This PDF is the current document as it appeared on Public Inspection on 11/06/2013 at 08:45 am.
Summary: In compliance with the requirement of Section 3506(c)(2)(A) of the Paperwork Reduction Act of 1995, for opportunity for public comment on proposed data collection projects, the National Institute of Environmental Health Sciences (NIEHS), National Institutes of Health (NIH), will publish periodic summaries of proposed projects to be submitted to the Office of Management and Budget (OMB) for review and approval.
Written comments and/or suggestions from the public and affected agencies are invited to address one or more of the following points: (1) Whether the proposed collection of information is necessary for the proper performance of the function of the agency, including whether the information will have practical utility; (2) The accuracy of the agency's estimate of the burden of the proposed collection of information, including the validity of the methodology and assumptions used; (3) The quality, utility, and clarity of the information to be collected; and (4) Minimize the burden of the collection of information on those who are to respond, including the use of appropriate automated, electronic, mechanical, or other technological collection techniques or other forms of information technology.
To Submit Comments and for Further Information: To obtain a copy of the data collection plans and instruments, submit comments in writing, or request more information on the proposed project, contact: Dr. Dale P. Sandler, Chief, Epidemiology Branch, NIEHS, Rall Building A3-05, P.O. Box 12233, Research Triangle Park, NC 27709 or call non-toll-free number 919-541-4668 or Email your request, including your address to: Sandler@niehs.nih.gov. Formal requests for additional plans and instruments must be requested in writing.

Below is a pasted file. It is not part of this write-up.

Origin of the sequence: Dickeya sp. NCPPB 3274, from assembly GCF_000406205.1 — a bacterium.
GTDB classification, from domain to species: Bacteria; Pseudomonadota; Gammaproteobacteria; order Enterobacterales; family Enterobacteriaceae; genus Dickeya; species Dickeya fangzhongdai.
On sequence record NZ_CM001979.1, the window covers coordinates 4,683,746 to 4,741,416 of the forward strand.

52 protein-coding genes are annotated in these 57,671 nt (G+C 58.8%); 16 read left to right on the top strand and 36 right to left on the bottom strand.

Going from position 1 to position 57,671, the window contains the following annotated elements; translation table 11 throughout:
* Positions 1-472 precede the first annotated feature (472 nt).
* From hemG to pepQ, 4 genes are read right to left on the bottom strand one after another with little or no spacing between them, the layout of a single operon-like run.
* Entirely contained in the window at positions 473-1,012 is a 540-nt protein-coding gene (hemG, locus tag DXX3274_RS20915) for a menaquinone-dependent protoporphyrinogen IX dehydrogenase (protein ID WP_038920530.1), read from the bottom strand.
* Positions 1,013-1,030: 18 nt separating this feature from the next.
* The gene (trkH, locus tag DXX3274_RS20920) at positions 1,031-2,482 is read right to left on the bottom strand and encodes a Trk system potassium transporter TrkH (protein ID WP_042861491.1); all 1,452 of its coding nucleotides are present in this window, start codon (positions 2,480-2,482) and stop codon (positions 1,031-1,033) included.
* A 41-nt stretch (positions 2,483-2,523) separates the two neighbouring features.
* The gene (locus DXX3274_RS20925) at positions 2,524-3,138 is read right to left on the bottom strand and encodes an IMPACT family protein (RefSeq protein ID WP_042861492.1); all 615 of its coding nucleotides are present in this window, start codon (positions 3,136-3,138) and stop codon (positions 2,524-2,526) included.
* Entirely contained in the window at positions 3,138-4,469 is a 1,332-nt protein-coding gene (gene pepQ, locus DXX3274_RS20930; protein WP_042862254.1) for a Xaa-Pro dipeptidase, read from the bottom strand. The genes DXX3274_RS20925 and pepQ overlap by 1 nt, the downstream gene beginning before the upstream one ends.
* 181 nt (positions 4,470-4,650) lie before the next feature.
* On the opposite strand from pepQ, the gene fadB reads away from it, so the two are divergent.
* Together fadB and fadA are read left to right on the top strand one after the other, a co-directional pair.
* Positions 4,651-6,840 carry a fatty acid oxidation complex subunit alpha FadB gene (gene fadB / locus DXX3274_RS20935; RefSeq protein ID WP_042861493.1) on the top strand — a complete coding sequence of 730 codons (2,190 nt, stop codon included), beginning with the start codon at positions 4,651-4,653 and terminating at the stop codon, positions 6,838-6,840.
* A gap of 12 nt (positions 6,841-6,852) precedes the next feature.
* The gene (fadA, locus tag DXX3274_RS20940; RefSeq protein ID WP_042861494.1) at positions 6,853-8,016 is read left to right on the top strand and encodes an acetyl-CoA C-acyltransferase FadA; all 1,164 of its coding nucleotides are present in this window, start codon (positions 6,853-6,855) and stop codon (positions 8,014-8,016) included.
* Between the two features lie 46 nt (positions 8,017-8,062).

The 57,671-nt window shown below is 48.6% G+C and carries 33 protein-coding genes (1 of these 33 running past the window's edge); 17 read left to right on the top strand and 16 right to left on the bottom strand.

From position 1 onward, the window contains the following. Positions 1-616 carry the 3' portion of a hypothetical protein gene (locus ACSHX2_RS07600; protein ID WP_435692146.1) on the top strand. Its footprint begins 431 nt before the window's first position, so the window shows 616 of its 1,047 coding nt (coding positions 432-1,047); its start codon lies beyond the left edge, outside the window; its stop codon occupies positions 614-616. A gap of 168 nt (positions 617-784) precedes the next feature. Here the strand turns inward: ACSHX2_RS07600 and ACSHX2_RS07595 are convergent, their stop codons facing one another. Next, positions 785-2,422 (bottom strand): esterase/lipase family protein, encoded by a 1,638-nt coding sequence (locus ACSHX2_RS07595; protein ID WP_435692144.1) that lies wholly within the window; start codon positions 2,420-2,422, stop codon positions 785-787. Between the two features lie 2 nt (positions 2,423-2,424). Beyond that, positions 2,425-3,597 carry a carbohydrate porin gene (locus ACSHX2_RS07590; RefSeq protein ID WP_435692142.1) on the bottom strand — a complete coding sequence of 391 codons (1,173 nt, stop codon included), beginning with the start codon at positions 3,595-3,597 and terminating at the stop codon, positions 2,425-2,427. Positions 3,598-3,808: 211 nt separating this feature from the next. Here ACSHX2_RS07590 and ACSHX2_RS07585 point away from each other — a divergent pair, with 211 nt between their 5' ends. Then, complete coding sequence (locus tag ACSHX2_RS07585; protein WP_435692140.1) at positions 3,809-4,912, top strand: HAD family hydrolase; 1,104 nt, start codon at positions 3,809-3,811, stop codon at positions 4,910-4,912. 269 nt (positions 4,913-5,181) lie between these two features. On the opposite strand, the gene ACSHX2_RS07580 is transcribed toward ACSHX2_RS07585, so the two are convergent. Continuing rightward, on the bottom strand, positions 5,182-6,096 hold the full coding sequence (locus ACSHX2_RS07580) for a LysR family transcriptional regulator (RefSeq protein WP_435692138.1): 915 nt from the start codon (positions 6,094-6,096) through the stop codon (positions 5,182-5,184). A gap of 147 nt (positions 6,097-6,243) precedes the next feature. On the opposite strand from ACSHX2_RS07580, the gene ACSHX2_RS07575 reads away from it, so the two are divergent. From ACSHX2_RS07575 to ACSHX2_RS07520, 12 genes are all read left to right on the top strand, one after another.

Comment Due Date: Comments regarding this information collection are best assured of having their full effect if received within 60 days of the date of this publication.
Proposed Collection: Gulf Long-Term Follow-Up Study (GuLF STUDY), 0925-0626, Expiration Date 01/31/2014—REVISION, National Institute of Environmental Health Sciences (NIEHS), National Institutes of Health (NIH).
Need and Use of Information Collection:
The purpose of the GuLF STUDY is to investigate potential short- and long-term health effects associated with oil spill clean-up activities and exposures related to the Deepwater Horizon disaster, and to create a resource for additional collaborative research on focused hypotheses or subgroups. Exposures range from negligible to potentially significant; however, potential long-term human health consequences are largely unknown due to insufficient research in this area.
The study has enrolled 32,762 participants with a range of jobs/exposures, including participants who performed various types of clean-up-related work (“exposed”) and other who did not (“unexposed” controls). Of the 32,762 enrolled into the Full Cohort, 20,000 have been assigned to the Active Follow-up Sub-cohort, and 6,000 of these have been assigned to the Biomedical Surveillance Sub-cohort.
In order to minimize loss to follow-up, updated contact information will be collected yearly for the Full Cohort. Follow-up questionnaires will be administered biennially to the Active Follow-up Sub-cohort to assess changes in health status and factors that could confound associations between exposures and outcomes. A supplemental mental health questionnaire will be administered repeatedly over a 2-year period to a subset of 4,600 participants in the Active Follow-up Sub-cohort to assess mental health trajectories among those affected by the oil spill and utilization of mental health services in the Gulf region. Participants in the Biomedical Surveillance Sub-cohort will be invited to take part in a comprehensive research-based clinical examination. The clinical exam provides an opportunity to carry out more comprehensive clinical testing and mental health evaluations than could be completed during the baseline home visit. The exams will allow for a much more in-depth assessment of pulmonary, neurological, and mental health outcomes that may be associated with the Deepwater Horizon oil spill exposures and experiences.
OMB approval is requested for 3 years. There are no costs to respondents other than their time. The total estimated annualized burden hours are 21,724.
|Type of respondent||Form/activity||Number of respondents||Number of responses per respondent||Average time per response (in hours)||Total burden hour (for 3 years)||Annualized burden hour|
|Cleanup and non-Cleanup Workers||Annual Recontact Questionnaire||32,762||3||15/60||24,572||8,191|
|Cleanup and non-Cleanup Workers||Supplemental Mental Health Telephone Questionnaire||4,600||4||15/60||4,600||1,533|
|Cleanup and non-Cleanup Workers||Follow-up Telephone Questionnaire||20,000||2||30/60||20,000||6,667|
|Cleanup and non-Cleanup Workers||Clinical Exam||4,000||1||4||16,000||5,333|
Dated: October 30, 2013.
Joellen M. Austin,
Associate Director for Management.
[FR Doc. 2013-26647 Filed 11-6-13; 8:45 am]
BILLING CODE 4140-01-P